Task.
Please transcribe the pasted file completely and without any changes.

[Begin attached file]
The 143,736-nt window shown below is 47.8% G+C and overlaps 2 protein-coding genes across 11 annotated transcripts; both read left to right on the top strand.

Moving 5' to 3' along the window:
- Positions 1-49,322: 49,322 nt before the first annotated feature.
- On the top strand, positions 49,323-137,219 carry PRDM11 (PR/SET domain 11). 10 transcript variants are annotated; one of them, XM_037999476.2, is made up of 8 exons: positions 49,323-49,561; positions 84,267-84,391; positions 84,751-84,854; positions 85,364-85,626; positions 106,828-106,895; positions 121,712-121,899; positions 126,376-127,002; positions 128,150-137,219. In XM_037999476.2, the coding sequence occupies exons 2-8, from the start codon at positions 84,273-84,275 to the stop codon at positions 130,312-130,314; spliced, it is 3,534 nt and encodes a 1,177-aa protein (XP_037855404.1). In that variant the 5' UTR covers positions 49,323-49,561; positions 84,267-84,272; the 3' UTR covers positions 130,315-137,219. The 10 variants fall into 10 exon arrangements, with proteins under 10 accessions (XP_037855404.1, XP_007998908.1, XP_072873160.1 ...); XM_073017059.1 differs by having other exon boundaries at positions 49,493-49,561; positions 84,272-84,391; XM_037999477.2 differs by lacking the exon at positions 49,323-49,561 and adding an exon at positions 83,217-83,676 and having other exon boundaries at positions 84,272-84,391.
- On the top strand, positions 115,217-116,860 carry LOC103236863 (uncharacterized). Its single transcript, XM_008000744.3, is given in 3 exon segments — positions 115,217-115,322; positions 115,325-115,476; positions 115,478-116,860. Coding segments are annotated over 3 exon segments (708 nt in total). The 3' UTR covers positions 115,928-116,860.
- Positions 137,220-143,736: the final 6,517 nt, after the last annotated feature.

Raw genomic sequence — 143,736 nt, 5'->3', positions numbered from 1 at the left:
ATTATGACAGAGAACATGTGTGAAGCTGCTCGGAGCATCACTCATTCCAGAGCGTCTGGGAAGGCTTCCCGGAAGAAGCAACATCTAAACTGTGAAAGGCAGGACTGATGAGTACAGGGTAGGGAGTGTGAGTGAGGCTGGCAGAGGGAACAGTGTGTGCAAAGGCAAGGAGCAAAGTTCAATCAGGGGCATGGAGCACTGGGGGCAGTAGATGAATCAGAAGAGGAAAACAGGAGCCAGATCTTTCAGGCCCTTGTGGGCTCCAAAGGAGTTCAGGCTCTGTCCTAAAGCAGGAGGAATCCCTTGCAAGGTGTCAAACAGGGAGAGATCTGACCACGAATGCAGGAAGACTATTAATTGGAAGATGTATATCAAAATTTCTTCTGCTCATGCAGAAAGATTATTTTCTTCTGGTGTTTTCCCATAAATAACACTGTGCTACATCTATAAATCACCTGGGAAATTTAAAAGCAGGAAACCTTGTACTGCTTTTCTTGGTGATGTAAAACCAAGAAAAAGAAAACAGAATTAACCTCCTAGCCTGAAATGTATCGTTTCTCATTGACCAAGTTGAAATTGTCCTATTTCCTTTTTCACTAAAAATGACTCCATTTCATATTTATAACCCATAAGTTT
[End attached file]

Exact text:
The 143,736-nt window shown below is 47.8% G+C and overlaps 2 protein-coding genes across 11 annotated transcripts; both read left to right on the top strand.

Moving 5' to 3' along the window:
- Positions 1-49,322: 49,322 nt before the first annotated feature.
- On the top strand, positions 49,323-137,219 carry PRDM11 (PR/SET domain 11). 10 transcript variants are annotated; one of them, XM_037999476.2, is made up of 8 exons: positions 49,323-49,561; positions 84,267-84,391; positions 84,751-84,854; positions 85,364-85,626; positions 106,828-106,895; positions 121,712-121,899; positions 126,376-127,002; positions 128,150-137,219. In XM_037999476.2, the coding sequence occupies exons 2-8, from the start codon at positions 84,273-84,275 to the stop codon at positions 130,312-130,314; spliced, it is 3,534 nt and encodes a 1,177-aa protein (XP_037855404.1). In that variant the 5' UTR covers positions 49,323-49,561; positions 84,267-84,272; the 3' UTR covers positions 130,315-137,219. The 10 variants fall into 10 exon arrangements, with proteins under 10 accessions (XP_037855404.1, XP_007998908.1, XP_072873160.1 ...); XM_073017059.1 differs by having other exon boundaries at positions 49,493-49,561; positions 84,272-84,391; XM_037999477.2 differs by lacking the exon at positions 49,323-49,561 and adding an exon at positions 83,217-83,676 and having other exon boundaries at positions 84,272-84,391.
- On the top strand, positions 115,217-116,860 carry LOC103236863 (uncharacterized). Its single transcript, XM_008000744.3, is given in 3 exon segments — positions 115,217-115,322; positions 115,325-115,476; positions 115,478-116,860. Coding segments are annotated over 3 exon segments (708 nt in total). The 3' UTR covers positions 115,928-116,860.
- Positions 137,220-143,736: the final 6,517 nt, after the last annotated feature.

Raw genomic sequence — 143,736 nt, 5'->3', positions numbered from 1 at the left:
ATTATGACAGAGAACATGTGTGAAGCTGCTCGGAGCATCACTCATTCCAGAGCGTCTGGGAAGGCTTCCCGGAAGAAGCAACATCTAAACTGTGAAAGGCAGGACTGATGAGTACAGGGTAGGGAGTGTGAGTGAGGCTGGCAGAGGGAACAGTGTGTGCAAAGGCAAGGAGCAAAGTTCAATCAGGGGCATGGAGCACTGGGGGCAGTAGATGAATCAGAAGAGGAAAACAGGAGCCAGATCTTTCAGGCCCTTGTGGGCTCCAAAGGAGTTCAGGCTCTGTCCTAAAGCAGGAGGAATCCCTTGCAAGGTGTCAAACAGGGAGAGATCTGACCACGAATGCAGGAAGACTATTAATTGGAAGATGTATATCAAAATTTCTTCTGCTCATGCAGAAAGATTATTTTCTTCTGGTGTTTTCCCATAAATAACACTGTGCTACATCTATAAATCACCTGGGAAATTTAAAAGCAGGAAACCTTGTACTGCTTTTCTTGGTGATGTAAAACCAAGAAAAAGAAAACAGAATTAACCTCCTAGCCTGAAATGTATCGTTTCTCATTGACCAAGTTGAAATTGTCCTATTTCCTTTTTCACTAAAAATGACTCCATTTCATATTTATAACCCATAAGTTT